elevating the poets status above the historian and the moral philosopher. However where Sidney’s chief purpose of poetry was to instruct the audience in morals and to move them more forcefully to virtue, Horace’s aim was to give pleasure. This aiming to please can link pragmatics to rhetorics as rhetoric theory is concerned with how induce applause from all. However after a time this emphasis on the audience began to fade, and the artist became the new focus of critical interest. Thus expressive theories were born.
Expressive theories define art in relation to the imaginative process, and art as the internal thoughts and feelings of a poet made external in his work as a result of a creative process. As Wordsworth (1770-1850) states in his Preface to the Lyrical Ballads of 1800 ‘poetry is the spontaneous overflow of powerful feelings’. The poetry itself is generated by the artists impulse to express his perceptions and emotions. Wordsworth suggests that poetry may derive not so much from imitating nature as from imaginatively re-creating it. He states that the poet, although he is a ‘man speaking to men’ differs from others due to his profound sensitivity and powers of the imagination. Thus the pragmatic Wordsworth places the poet at the centre of attention.
In expressive theories genres of poetry are ranked according to diction and its naturalness. It has to be true to nature and match the feelings and state of mind of the poet while composing, allowing the reader to get an insight into the heart and soul of the artist. Thus the work ceases to be regarded as primarily a reflection of nature, but an ‘uttering forth of feelings’ (Mill 1833) expressed by the poet.
Objective theories differ from the other orientations described so far, as they are considered in isolation, as art as a whole, and their significance and value are determined without any reference beyond itself. (Even Aristotle isolated the species tragedy and analyzed it in terms of six elements; plot, character, melody, thought, spectacle and diction.) In other words objective theories ignore the artist, the audience and the world and deal with ‘art for arts sake’; its style, its form and its relation to other works.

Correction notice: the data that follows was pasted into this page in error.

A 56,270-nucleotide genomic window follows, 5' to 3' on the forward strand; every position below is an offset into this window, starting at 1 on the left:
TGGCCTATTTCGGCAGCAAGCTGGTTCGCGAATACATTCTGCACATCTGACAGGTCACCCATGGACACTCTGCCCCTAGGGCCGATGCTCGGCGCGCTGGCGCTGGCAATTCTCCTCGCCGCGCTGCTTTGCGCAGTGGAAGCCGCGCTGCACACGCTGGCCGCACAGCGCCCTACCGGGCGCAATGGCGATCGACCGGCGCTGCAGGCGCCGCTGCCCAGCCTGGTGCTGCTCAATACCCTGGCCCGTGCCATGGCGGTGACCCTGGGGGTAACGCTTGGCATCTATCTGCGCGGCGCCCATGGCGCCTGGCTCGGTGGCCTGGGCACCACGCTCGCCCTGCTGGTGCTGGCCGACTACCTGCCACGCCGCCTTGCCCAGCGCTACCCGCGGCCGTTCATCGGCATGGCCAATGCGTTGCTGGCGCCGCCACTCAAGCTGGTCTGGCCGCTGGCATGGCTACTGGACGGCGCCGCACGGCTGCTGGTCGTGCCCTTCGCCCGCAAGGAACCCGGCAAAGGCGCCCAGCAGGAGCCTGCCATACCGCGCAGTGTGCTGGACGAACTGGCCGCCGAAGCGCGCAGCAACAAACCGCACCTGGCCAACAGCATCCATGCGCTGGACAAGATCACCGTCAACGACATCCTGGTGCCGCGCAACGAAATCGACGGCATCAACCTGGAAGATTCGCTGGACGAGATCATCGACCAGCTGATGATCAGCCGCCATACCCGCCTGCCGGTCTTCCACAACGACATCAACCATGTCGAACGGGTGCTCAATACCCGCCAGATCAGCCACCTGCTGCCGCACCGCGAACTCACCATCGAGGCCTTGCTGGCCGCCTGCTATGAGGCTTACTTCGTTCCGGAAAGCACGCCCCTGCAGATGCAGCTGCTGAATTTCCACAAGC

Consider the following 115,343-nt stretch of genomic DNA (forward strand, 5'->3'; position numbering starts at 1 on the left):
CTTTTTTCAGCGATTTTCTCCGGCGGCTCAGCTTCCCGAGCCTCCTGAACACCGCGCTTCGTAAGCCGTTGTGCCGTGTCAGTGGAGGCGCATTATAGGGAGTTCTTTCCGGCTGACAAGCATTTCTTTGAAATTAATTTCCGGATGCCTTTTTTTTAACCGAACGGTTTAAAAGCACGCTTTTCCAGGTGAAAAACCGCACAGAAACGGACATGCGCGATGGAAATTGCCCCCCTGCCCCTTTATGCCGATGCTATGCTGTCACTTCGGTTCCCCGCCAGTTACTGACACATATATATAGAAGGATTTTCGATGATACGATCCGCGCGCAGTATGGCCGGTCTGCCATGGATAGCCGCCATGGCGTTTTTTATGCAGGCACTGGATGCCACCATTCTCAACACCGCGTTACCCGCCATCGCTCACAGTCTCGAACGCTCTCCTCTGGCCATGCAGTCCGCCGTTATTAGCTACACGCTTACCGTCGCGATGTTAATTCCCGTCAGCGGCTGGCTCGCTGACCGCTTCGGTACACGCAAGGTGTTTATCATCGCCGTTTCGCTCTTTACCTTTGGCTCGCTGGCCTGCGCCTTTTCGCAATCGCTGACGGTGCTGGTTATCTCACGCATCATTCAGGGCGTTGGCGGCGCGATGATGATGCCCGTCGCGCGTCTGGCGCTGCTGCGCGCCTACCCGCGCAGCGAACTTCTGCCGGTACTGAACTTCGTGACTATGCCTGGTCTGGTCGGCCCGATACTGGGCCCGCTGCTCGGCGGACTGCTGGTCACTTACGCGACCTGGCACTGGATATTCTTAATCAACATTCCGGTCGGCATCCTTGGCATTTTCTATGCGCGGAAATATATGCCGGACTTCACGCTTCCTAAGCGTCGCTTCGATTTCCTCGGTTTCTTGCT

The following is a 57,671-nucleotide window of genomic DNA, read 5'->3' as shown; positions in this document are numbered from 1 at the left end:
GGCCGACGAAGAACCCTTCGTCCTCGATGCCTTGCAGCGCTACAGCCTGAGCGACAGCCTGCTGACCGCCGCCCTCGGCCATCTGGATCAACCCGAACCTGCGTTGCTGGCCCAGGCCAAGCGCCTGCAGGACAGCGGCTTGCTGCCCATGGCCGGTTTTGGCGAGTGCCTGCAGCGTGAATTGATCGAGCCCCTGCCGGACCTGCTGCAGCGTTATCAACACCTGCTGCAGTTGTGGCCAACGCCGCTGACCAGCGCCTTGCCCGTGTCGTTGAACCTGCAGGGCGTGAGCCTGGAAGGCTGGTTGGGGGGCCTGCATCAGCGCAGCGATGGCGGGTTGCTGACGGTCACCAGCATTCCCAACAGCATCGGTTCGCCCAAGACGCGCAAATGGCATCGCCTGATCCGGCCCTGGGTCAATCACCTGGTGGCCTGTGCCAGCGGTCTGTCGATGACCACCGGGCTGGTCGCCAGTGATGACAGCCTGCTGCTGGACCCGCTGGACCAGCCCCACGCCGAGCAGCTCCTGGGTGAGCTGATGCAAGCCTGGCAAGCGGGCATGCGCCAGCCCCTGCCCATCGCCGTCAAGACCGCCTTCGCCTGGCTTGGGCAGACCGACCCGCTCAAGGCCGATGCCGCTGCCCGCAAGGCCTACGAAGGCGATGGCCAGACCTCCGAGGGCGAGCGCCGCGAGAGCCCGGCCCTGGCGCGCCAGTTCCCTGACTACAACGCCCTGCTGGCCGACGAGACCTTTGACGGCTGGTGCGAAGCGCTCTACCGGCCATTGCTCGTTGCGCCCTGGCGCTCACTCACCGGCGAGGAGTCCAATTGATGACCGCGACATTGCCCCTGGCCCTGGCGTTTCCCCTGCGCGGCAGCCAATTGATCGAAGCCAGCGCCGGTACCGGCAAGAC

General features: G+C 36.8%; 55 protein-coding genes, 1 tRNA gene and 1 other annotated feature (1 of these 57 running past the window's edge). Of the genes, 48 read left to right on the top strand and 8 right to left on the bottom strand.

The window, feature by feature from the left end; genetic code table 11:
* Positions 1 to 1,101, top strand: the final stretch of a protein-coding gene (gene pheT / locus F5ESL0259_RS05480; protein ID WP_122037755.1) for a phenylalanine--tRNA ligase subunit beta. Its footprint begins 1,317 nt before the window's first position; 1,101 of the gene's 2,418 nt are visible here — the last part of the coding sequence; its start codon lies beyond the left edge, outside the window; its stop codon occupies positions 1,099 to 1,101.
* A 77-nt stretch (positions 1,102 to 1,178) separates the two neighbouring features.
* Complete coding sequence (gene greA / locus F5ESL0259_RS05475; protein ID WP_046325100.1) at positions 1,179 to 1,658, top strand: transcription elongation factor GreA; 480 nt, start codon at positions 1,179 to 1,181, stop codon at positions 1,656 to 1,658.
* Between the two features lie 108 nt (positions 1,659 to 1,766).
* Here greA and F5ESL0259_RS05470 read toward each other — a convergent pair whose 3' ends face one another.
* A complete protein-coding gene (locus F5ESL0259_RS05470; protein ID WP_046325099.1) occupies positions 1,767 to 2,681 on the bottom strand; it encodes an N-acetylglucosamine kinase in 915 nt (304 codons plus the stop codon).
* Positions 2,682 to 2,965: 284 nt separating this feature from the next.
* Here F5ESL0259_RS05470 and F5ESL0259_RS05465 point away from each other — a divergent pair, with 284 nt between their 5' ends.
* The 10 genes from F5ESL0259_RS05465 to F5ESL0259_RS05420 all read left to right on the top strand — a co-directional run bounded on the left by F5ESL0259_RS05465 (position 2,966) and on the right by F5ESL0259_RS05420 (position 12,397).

As T. S Eliot (1888-1965) stated in his dictum of 1928: ‘When we are considering poetry we must consider it primarily as poetry and not another thing.’ In addition to this it was written by Macleish that the concept of the poem is not to instruct or please, but simply to exist: ‘A poem should not mean But be.’
On reading the four orientations in The Mirror and the Lamp I have found it useful in learning that it is the lamp which sheds light on the world, rather than the mirror that merely reflects it. I have learned that the mimetic poet simply holds his mirror up to nature whilst the pragmatic poet is measured by his capacity to satisfy the public taste, the expressionist poet is deemed special and is separated from normal men whilst being a force of nature who writes what he must, and that the objective theories are the all inclusive approach to poetry. In addition to this I have learned that these theories are not constant, they are variable, however they each have their own characteristics to be associated with. In conclusion, M. H. Abrams work has been extremely useful in describing critical orientations from the time of Plato to the present day.
M. H. Abrams. Orientation of critical theory. Chapter 1, The Mirror and the Lamp. 1953.